Grimston, Robert (Westbury) Marshall, Sidney (Sutton) Thomas, P. J. M. (Conway)
Hare, Hon. J. H. Maude, Angus Thompson, Kenneth Pugh (Walton)
Harris, Frederic (Croydon, N.) Maudling, R. Thompson, Lt.-Cdr. R. (Croydon, W.)
Harris, Reader (Heston) Maydon, Lt.-Cmdr. S. L. C Thorneycroft, Rt. Hn. Peter (Monmouth)
Harrison, Lt.-Col. J. H. (Eye) Medlicott, Brig F. Thornton-Kemsley, Col. C. N.
Harvey, Air Cdre. A. V. (Macclesfield) Mellor, Sir John Tilney, John
Harvey, Ian (Harrow, E.) Molson, A. H. E. Touche, G. C.
Harvie-Watt, Sir George Monckton, Rt. Hon. Sir Walter Turner, H. F. L.
Hay, John Moore, Lt.-Col. Sir Thomas Turton, R. H.
Head, Rt. Hon. A. H. Morrison, John (Salisbury) Vane, W. M. F.
Heald, Sir Lionel Nabarro, G. D. N. Vaughan-Morgan, J. K.
Heath, Edward Nicholls, Harmar Vosper, D. F.
Henderson, John (Cathcart) Nicholson, G. Wade, D. W.
Hicks-Beech, Maj. W. W. Nield, Basil (Chester) Wakefield, Edward (Derbyshire, W.)
Higgs, J. M. C. Noble, Cmdr. A. H. P Wakefield, Sir Wavell (Marylebone)
Hill, Dr. Charles (Luton) Nugent, G. R. H. Walker-Smith, D. C.
Hill, Mrs. E. (Wythenshawe) Nutting, Anthony Ward, Hon. George (Worcester)
Hinchingbrooke, Viscount Oakshott, H. D. Ward, Miss I. (Tynemouth)
Hirst, Geoffrey Odey, G. W. Waterhouse, Capt. Rt. Hon. C.
Holland-Martin, C. J. O'Neill, Rt. Hon. Sir H. (Antrim, N) Watkinson, H. A.
Holmes, Sir Stanley (Harwich) Ormsby-Gore. Hon. W. D. Webbe, Sir H. (London & Westminster)
Holt, A. F. Orr, Capt. L. P. S. Wellwood, W.
Hope, Lord John Orr-Ewing, Charles Ian (Hendon, N) White, Baker (Canterbury)
Hopkinson, Henry Orr-Ewing, Ian L. (Weston-super-Mare) Williams, Charles (Torquay)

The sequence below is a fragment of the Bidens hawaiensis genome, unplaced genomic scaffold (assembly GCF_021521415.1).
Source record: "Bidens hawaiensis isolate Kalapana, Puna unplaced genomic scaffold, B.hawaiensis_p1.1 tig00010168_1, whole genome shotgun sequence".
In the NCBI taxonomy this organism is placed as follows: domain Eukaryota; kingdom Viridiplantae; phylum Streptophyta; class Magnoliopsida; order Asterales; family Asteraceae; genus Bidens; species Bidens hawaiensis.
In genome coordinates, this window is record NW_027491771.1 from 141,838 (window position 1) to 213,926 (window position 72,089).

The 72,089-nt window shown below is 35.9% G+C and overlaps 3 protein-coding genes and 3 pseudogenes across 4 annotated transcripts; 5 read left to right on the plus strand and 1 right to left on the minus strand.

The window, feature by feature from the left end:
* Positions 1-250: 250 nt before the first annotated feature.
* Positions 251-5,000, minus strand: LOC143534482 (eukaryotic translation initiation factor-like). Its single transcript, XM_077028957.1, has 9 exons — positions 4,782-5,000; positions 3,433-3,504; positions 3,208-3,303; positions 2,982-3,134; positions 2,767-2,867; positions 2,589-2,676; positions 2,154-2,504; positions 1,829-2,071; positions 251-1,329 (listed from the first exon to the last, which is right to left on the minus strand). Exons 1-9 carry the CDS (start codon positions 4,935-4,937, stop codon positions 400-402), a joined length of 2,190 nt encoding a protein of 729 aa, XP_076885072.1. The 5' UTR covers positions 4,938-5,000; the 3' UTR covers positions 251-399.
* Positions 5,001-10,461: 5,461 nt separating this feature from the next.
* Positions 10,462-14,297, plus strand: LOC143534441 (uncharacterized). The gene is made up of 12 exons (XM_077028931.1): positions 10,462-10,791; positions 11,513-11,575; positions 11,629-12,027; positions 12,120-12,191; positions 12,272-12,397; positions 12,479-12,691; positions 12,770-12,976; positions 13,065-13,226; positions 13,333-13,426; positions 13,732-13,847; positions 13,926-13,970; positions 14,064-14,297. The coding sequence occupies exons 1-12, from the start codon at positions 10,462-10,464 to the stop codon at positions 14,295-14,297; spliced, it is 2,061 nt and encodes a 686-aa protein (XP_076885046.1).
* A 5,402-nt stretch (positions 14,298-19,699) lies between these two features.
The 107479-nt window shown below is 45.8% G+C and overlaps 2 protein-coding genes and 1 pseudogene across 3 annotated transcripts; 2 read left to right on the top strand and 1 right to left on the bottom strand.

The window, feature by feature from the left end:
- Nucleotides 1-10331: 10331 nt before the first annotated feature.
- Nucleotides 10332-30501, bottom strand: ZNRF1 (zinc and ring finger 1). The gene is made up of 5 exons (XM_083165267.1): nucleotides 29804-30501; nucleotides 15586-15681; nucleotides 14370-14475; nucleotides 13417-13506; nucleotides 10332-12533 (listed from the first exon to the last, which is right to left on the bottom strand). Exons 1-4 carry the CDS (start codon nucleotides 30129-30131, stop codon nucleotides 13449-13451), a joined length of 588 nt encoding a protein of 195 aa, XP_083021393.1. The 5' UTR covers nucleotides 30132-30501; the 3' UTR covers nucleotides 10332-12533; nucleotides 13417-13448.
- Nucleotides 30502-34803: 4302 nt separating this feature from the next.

Hornsby-Smith, Miss M. P. Partridge, E. Williams, Gerald (Tonbridge)
Horobin, I. M. Peake, Rt. Hon. O Williams, Sir Herbert (Croydon, E.)
Horsbrugh, Rt. Hon. Florence Perkins, W. R. D. Williams, R. Dudley (Exeter)
Howard, Gerald (Cambridgeshire) Peto, Brig. C H. M Wills, G.
Howard, Greville (St. Ives) Peyton, J. W W Wilson, Geoffrey (Truro)
Hudson, Sir Austin (Lewisham, N.) Pickthorn, K. W. M Wood, Hon. R
Hudson, Rt Hon. Robert (Southport) Pilkington, Capt. R. A York. C.
Hudson, W. R. A. (Hull, N.) Pitman, I. J.
Hulbert, Wing Comdr. N. J. Powell, J. Enoch TELLERS FOR THE NOES:
Kurd, A. R. Price Henry (Lewisham, W.) Brigadier Mackeson and
Hutchinson, Geoffrey (Ilford, N.) Prior-Palmer, Brig. O. L Mr. Butcher.
Hutchison, Lt.-Com. Clark (E'b'rgh W.) Profumo, J. D.
Mr. Speaker

Does the hon. Lady the Member for the Exchange division of Liverpool (Mrs. Braddock) wish to renew her complaint?

Mrs. Braddock

I do, Mr. Speaker. I was proceeding into the Division Lobby, and from behind me I heard some rather angry words. I was outside the Bar of the House. I turned round to see what was happening and found the hon. Gentleman the Member for Burton (Mr. Colegate) having an argument with another Member of the House. I made some comment to the other Member of the House and immediately I was pushed on the left shoulder—

An Hon. Member

Dirty dog! [Interruption]

Mr. Speaker

Order. I beg the House to remain silent for the hon. Lady.

Mrs. Braddock

I was pushed very hard on the left shoulder and I commented about it. I do not know what happened afterwards, but I want to say that had that happened to me outside this House the hon. Gentleman would not have been on his feet for two seconds.

Mr. Arthur Colegate (Burton)